Property Grunt

Monday, April 09, 2007

Spinola's Way and is that Jonathan Miller in your pocket or you just happy to see me?

One of the things I enjoy about real estate is examining the actions that occur in the industry, whether it is a trend or the actions of a player.

About a year ago, Steve Spinola of REBNY wrote a scathing letter condemning Tom Acitelli's article about the internet’s growing influence in the real estate brokerage industry.

It is funny how things change in a year. Now Spinola is trying to get the members of REBNY to jump on the online bandwagon. Of course, some people just want to ride on their own.

Listing Service Dream in Disarray

Below are some points of interest

After weeks of maneuvering by the board to meet the objections of smaller firms, the two largest brokerage companies in Manhattan, Prudential Douglas Elliman and the Corcoran Group, announced last week that, partly because of the costs involved, they were planning to boycott the new Web site (name and address yet to be determined).
“We are not participating,” said Pamela Liebman, the president and chief executive of Corcoran. “We wish the Real Estate Board good luck.”

Ms. Liebman said that Corcoran’s sister companies — Citi Habitats and the Corcoran Sunshine Marketing Group — will also decline to participate.
Dorothy Herman, the president and chief executive of Prudential Douglas Elliman, said in an interview, “At this point we are not joining, either.”

Listings are gold to brokers. The more listings they have, the more money they make. So why wouldn’t they participate in a system that allows more access to their competitor's listings? Because those listings do not belong to them. And in order for them to get access to those listings, they need to show their exclusives. As far as they are concerned they are the stars of the show, why share the limelight? They can make more money with their own exclusives and limiting co-brokes.

Now you would think that since they already share their listings on R.O.L.E.X, that they wouldn’t care. But you have to understand, the system that Steve Spinola is pushing is one that is accessible to the PUBLIC! This is why Corcoran and Elliman want no part of this. Anything that deals with displaying their listings to the public, is something they want in their control not in the hands of a third party.

Steven Spinola, the president the Real Estate Board of New York, which represents the real estate industry, from major building owners to brokers, said he still hoped that when the final product was ready, the major brokers and smaller competitors would decide to sign on. “It will have the most accurate and comprehensive listings,” he said, “and it will catch on quickly.”

But it is clear that the defection of the two companies, if not reversed, will be a major blow to the site’s claim to comprehensiveness. Together, Corcoran, Prudential and Citi Habitats represent 63 percent of Manhattan listings and of Manhattan brokers among the 10 largest companies, according to figures in an industry survey by The Real Deal, a trade magazine, last May.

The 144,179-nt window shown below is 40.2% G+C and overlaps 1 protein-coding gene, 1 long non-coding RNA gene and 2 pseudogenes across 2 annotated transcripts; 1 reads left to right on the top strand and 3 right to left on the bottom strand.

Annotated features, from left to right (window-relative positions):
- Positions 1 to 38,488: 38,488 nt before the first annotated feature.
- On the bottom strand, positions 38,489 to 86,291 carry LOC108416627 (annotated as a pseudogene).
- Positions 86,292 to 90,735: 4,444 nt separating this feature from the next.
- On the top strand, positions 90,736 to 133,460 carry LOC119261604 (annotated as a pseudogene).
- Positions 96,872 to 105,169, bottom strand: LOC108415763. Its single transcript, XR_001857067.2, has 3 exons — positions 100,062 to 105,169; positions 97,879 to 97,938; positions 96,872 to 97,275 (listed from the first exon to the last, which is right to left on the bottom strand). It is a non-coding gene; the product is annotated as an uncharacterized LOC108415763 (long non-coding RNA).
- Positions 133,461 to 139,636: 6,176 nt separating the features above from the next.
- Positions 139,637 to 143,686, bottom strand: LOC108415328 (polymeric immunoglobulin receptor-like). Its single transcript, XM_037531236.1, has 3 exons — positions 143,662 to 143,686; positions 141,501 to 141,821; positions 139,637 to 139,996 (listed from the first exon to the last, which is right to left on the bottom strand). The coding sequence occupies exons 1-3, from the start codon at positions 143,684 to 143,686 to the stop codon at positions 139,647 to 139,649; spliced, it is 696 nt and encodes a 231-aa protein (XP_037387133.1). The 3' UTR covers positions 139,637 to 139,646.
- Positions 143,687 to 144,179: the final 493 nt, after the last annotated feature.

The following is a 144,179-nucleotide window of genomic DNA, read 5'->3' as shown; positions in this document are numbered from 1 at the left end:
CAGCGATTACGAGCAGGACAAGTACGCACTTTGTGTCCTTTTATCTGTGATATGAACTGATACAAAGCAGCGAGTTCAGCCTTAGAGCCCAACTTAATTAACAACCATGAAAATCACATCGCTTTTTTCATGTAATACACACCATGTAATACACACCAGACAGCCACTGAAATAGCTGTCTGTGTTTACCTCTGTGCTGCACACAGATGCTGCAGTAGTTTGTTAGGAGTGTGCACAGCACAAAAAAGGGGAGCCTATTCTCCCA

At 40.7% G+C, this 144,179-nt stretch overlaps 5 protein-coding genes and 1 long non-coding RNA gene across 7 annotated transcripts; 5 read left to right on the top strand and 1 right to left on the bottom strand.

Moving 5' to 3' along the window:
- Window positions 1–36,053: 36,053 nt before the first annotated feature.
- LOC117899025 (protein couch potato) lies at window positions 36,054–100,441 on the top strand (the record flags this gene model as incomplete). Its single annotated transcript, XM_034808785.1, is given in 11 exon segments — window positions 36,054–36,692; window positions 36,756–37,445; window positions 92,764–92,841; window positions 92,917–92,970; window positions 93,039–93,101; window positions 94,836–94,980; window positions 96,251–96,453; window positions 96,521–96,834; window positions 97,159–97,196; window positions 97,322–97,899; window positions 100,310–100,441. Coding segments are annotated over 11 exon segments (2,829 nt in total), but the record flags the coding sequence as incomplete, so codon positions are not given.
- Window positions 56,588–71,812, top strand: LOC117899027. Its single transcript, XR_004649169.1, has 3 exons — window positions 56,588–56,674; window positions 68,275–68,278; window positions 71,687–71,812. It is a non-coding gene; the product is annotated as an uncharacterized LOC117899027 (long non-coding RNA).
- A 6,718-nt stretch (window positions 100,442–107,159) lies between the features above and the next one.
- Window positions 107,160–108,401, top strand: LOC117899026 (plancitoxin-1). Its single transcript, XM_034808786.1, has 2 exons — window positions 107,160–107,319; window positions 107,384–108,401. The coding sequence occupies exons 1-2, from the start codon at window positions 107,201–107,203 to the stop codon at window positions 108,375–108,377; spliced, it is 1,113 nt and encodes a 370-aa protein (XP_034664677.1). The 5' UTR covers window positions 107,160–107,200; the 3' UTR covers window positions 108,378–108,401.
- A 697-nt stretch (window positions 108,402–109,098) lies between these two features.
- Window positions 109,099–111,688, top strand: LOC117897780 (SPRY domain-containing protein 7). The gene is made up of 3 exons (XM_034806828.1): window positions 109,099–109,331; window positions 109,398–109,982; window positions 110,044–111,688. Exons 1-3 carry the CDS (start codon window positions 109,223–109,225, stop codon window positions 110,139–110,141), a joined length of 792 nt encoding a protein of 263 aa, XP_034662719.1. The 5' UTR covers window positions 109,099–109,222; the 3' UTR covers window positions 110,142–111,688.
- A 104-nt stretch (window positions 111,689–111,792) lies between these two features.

The Corcoran Sunshine Group, which markets new buildings, is now representing 30 buildings with about $5 billion worth of apartments and about 100 brokers, according to Ms. Liebman.

Under the proposal, companies are being asked to pay an initial fee based on size, $12,500 for a large company and an additional $100 a year for each agent represented on the site. Corcoran and Elliman, with the most brokers, would pay the largest bill, but they are not sure they will get their money’s worth. Mr. Spinola said he was budgeting about $1 million to market the site.
“I spent a lot of money on my Internet site,” Ms. Herman said. “I have not seen a comprehensive business plan showing how they are going to market it and how they are going to build traffic.”

They already have their own brand recognition and spend a fortune on their own advertising and marketing. For all we know, the parties that have opted out of the listing service are probably having their own research and development team working on an alternative. Eventually the majority of real estate transactions will take place online and these brokerages probably think their time and resources are best spent upon developing their own tools.

Hall F. Willkie, the president of Brown Harris Stevens, said his company and its sister company, Halstead Property, would be participating. He said that the new site would drive traffic to brokers’ Web sites as well.
Frederick W. Peters, the president of Warburg Realty, who is working on Rebny’s Web efforts, said that he believed most smaller firms would also sign up.
But Klara Madlin, who runs a boutique brokerage with 15 agents, said that she would wait. “I’m on the fence on whether it will be any value to me,” she said.

So why would Hall F. Willkie, one of the great scions of Brown Harris Stevens, think of joining forces with REBNY? First of all with the big guns bugging out, REBNY is outmanned and outgunned so he may have cut a deal with Spinola to the advantage of Brown Harris Stevens. But I think the real reason why he has joined forces with REBNY, is that Mr. Willkie, like everyone else, is uncertain about how this listing service will impact his company. And rather then spend the resources of Brown Harris Stevens on their own site, he will simply work with REBNY and observe to see how this goes. If the worst happens and the site is a flop, he will be able to pull out but not without learning what mistakes REBNY made with their site.

To quote the Godfather

"Keep your friends close, but your enemies closer" - - Michael Coreleone

If you want to know how a master appraiser works, read this article on Jonathan Miller.

You know Jonathan Miller is a badass, because he is also in the trenches with the best of them.